Between Positivism and T.S. Eliot
Several critics have been intrigued by the gap between late Victorian poetry and the more 'modern' poetry of the 1920s. This book fills in the gap and analyzes one school of poetry and criticism, written in the first decade of the 20th century until the end of the First World War. To many readers and critics, T.E. Hulme and the Imagists represent little more than a footnote. But they were more than mere stepping-stones in the transition. Besides being experimenting poets, most of them were acute critics of art and literature, and they made the poetic picture the focus of their attention. They were opposed not only to the monopoly of science - which claimed to be able to decide what truth and reality really were - but also opposed to the predictability and insipidity of much of the poetry of the late Tennyson and his successors. Behind the discussions and experiments lay the great questions "What is reality?" "What are its characteristics?" "How can we describe it?" "Can we ever get to an understanding of it?" Hulme and the Imagists deserve to be taken seriously because of their untiring efforts, and because they contributed to bringing about the reorientation that took place within the poetical and critical traditions.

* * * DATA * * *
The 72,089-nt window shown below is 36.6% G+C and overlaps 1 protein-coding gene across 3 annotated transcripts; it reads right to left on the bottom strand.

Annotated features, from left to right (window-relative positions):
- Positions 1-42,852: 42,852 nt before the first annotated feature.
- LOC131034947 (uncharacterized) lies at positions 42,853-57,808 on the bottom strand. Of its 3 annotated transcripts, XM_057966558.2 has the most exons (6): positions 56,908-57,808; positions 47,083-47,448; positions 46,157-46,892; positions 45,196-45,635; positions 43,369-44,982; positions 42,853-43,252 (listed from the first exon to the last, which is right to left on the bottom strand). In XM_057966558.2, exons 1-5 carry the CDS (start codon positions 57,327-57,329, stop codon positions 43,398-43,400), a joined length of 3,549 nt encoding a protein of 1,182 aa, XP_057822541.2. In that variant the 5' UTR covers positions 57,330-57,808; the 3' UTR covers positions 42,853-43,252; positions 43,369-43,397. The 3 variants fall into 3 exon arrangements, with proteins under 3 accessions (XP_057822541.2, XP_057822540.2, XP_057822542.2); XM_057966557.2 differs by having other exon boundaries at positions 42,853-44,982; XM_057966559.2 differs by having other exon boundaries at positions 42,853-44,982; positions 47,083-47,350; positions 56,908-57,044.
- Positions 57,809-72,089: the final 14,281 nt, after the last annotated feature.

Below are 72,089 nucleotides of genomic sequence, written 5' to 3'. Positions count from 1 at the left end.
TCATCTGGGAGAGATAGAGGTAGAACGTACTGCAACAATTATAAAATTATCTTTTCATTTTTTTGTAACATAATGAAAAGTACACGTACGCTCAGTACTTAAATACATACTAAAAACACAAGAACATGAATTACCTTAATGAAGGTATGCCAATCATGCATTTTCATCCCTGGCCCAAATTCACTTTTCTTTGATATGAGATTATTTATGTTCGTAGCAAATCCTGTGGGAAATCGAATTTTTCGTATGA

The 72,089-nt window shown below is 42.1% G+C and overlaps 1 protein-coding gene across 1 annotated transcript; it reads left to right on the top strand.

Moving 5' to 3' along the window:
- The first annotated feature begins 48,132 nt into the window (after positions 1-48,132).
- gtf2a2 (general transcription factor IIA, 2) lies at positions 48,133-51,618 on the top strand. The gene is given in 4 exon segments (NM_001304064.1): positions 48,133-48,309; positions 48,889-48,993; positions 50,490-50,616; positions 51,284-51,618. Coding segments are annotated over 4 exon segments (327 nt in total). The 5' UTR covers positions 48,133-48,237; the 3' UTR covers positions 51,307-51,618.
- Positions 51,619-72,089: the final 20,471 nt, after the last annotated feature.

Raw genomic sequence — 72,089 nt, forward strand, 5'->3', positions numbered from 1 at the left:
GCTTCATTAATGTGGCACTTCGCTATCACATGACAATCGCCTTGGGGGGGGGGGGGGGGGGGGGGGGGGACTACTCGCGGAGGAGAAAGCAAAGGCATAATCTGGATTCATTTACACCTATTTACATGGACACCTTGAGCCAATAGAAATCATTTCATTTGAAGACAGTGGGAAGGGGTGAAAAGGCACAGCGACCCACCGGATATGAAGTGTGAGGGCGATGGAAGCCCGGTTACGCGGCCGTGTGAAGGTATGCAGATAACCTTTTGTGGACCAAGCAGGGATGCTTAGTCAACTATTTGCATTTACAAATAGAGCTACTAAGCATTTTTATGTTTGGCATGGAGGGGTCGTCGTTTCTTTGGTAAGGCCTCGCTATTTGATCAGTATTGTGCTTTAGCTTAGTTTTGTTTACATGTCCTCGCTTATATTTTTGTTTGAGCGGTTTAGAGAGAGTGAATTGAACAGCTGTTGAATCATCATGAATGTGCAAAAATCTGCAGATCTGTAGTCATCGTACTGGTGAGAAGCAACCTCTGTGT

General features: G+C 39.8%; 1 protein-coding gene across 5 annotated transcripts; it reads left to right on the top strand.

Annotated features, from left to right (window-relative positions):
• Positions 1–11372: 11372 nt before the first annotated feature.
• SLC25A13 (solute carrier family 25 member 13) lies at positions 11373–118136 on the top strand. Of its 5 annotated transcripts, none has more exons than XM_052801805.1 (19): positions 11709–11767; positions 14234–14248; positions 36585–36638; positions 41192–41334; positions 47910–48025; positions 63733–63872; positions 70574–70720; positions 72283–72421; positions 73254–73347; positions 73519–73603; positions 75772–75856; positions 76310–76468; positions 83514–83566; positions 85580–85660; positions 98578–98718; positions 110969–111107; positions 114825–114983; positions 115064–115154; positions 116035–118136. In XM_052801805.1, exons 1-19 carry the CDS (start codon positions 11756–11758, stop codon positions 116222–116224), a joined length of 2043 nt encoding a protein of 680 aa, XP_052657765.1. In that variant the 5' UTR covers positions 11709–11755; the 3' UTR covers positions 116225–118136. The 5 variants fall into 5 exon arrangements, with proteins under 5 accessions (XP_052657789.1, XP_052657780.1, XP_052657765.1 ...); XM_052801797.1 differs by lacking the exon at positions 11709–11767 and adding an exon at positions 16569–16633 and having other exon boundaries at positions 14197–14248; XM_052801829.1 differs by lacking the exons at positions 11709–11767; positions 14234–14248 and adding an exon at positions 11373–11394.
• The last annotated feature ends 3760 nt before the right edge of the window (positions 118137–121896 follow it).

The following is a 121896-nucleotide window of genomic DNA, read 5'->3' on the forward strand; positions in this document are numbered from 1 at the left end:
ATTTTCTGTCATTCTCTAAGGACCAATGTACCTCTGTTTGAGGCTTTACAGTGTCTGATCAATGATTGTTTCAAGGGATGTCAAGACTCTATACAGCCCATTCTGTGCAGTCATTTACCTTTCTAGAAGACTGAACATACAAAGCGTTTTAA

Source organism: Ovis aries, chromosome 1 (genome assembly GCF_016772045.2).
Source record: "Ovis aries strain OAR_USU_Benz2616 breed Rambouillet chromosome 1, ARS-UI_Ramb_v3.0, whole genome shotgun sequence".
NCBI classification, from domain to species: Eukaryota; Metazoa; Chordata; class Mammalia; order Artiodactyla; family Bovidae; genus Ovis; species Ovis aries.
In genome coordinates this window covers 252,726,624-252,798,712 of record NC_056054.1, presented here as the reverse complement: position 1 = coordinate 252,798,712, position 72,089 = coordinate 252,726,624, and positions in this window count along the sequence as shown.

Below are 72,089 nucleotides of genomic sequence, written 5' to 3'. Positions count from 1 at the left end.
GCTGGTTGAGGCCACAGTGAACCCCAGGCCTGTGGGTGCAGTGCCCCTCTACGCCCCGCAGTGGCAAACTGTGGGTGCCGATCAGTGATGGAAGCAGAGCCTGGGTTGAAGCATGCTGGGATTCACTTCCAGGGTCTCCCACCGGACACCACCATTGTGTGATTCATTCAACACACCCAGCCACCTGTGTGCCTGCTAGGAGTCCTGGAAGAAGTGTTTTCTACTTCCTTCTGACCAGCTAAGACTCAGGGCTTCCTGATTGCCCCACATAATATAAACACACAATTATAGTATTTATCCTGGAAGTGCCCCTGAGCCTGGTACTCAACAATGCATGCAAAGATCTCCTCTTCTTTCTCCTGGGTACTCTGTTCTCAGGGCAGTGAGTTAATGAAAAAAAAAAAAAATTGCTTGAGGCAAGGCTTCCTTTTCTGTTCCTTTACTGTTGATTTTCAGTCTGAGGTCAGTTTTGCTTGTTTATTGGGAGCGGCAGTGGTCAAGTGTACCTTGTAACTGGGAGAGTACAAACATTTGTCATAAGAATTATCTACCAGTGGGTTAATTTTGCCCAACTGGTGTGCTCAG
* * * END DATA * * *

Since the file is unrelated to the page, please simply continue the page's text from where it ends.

Publication Date: 4/1/2008